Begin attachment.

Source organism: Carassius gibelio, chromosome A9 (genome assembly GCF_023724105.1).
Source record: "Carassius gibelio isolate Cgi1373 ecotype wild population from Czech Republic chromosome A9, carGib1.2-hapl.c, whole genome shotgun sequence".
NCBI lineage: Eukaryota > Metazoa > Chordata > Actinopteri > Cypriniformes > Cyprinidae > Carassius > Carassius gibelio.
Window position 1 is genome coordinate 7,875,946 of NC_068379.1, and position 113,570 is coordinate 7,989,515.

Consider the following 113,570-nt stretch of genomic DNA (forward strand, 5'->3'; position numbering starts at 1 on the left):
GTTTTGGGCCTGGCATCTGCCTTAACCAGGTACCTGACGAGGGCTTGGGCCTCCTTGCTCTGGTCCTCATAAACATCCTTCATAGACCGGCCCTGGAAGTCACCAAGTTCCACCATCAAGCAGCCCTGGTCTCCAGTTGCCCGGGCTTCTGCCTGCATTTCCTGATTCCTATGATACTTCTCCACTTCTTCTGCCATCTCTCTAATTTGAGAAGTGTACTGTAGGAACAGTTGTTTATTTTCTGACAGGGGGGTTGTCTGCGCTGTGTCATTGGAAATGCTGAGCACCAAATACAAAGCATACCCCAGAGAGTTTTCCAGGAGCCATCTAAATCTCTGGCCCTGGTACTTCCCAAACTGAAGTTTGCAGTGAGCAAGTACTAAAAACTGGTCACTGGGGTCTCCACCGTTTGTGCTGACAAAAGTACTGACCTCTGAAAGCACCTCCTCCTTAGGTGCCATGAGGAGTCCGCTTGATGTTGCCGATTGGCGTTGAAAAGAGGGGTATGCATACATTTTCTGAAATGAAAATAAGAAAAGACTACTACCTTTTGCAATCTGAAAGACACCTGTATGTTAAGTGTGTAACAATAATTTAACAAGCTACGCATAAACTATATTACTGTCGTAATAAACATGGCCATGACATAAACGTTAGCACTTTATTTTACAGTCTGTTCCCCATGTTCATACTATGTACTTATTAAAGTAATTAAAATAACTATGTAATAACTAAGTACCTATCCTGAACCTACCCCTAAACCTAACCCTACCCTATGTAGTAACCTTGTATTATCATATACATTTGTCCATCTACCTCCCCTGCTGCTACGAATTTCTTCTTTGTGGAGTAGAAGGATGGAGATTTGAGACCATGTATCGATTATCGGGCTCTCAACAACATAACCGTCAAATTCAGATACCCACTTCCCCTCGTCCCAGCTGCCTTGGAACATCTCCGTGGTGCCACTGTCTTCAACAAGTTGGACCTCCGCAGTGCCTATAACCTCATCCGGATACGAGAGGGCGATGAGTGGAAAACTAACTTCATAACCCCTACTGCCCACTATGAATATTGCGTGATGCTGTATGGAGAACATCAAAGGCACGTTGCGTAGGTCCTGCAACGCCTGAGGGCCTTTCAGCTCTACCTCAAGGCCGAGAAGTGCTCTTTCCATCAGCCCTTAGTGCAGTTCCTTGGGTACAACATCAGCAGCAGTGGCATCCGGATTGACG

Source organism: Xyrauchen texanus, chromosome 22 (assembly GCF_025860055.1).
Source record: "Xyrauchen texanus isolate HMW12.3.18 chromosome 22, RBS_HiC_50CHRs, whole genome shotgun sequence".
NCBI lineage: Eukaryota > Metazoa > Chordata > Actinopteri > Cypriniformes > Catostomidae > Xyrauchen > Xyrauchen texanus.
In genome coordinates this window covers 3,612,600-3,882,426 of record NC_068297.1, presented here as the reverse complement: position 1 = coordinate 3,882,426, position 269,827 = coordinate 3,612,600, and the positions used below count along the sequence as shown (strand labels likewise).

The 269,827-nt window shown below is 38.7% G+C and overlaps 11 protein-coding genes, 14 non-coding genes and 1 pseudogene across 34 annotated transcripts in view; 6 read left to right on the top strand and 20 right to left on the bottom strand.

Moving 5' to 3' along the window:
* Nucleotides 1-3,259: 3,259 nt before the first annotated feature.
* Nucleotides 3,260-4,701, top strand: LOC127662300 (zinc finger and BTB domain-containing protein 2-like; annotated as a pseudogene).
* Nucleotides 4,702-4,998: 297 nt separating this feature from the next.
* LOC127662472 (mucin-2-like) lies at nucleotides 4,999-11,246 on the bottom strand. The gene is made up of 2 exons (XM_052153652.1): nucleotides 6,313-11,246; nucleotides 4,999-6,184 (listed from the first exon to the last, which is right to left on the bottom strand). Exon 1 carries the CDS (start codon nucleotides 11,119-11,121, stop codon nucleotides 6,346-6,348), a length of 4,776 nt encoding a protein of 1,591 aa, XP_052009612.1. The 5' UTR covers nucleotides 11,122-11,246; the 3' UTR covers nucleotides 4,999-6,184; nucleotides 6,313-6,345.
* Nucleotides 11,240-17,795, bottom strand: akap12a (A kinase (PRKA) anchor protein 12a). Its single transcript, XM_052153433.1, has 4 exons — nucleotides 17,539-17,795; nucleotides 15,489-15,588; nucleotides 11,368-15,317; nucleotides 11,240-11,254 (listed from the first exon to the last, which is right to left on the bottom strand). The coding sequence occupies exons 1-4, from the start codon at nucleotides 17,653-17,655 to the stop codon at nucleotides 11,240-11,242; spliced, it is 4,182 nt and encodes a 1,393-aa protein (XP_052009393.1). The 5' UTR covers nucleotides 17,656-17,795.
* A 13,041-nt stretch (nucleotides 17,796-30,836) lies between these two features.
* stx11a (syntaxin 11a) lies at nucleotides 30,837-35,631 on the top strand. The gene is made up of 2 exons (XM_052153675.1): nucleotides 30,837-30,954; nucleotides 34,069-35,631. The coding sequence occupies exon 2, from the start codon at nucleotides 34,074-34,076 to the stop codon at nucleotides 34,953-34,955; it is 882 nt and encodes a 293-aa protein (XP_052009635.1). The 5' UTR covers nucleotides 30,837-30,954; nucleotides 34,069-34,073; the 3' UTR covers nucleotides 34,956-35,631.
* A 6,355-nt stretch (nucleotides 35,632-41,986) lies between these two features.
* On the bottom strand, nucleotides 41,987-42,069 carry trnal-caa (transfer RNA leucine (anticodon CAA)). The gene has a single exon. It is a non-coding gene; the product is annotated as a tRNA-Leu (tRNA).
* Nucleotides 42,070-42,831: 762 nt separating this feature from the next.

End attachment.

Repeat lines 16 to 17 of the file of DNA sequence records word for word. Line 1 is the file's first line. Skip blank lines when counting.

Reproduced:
* LOC127662472 (mucin-2-like) lies at nucleotides 4,999-11,246 on the bottom strand. The gene is made up of 2 exons (XM_052153652.1): nucleotides 6,313-11,246; nucleotides 4,999-6,184 (listed from the first exon to the last, which is right to left on the bottom strand). Exon 1 carries the CDS (start codon nucleotides 11,119-11,121, stop codon nucleotides 6,346-6,348), a length of 4,776 nt encoding a protein of 1,591 aa, XP_052009612.1. The 5' UTR covers nucleotides 11,122-11,246; the 3' UTR covers nucleotides 4,999-6,184; nucleotides 6,313-6,345.
* Nucleotides 11,240-17,795, bottom strand: akap12a (A kinase (PRKA) anchor protein 12a). Its single transcript, XM_052153433.1, has 4 exons — nucleotides 17,539-17,795; nucleotides 15,489-15,588; nucleotides 11,368-15,317; nucleotides 11,240-11,254 (listed from the first exon to the last, which is right to left on the bottom strand). The coding sequence occupies exons 1-4, from the start codon at nucleotides 17,653-17,655 to the stop codon at nucleotides 11,240-11,242; spliced, it is 4,182 nt and encodes a 1,393-aa protein (XP_052009393.1). The 5' UTR covers nucleotides 17,656-17,795.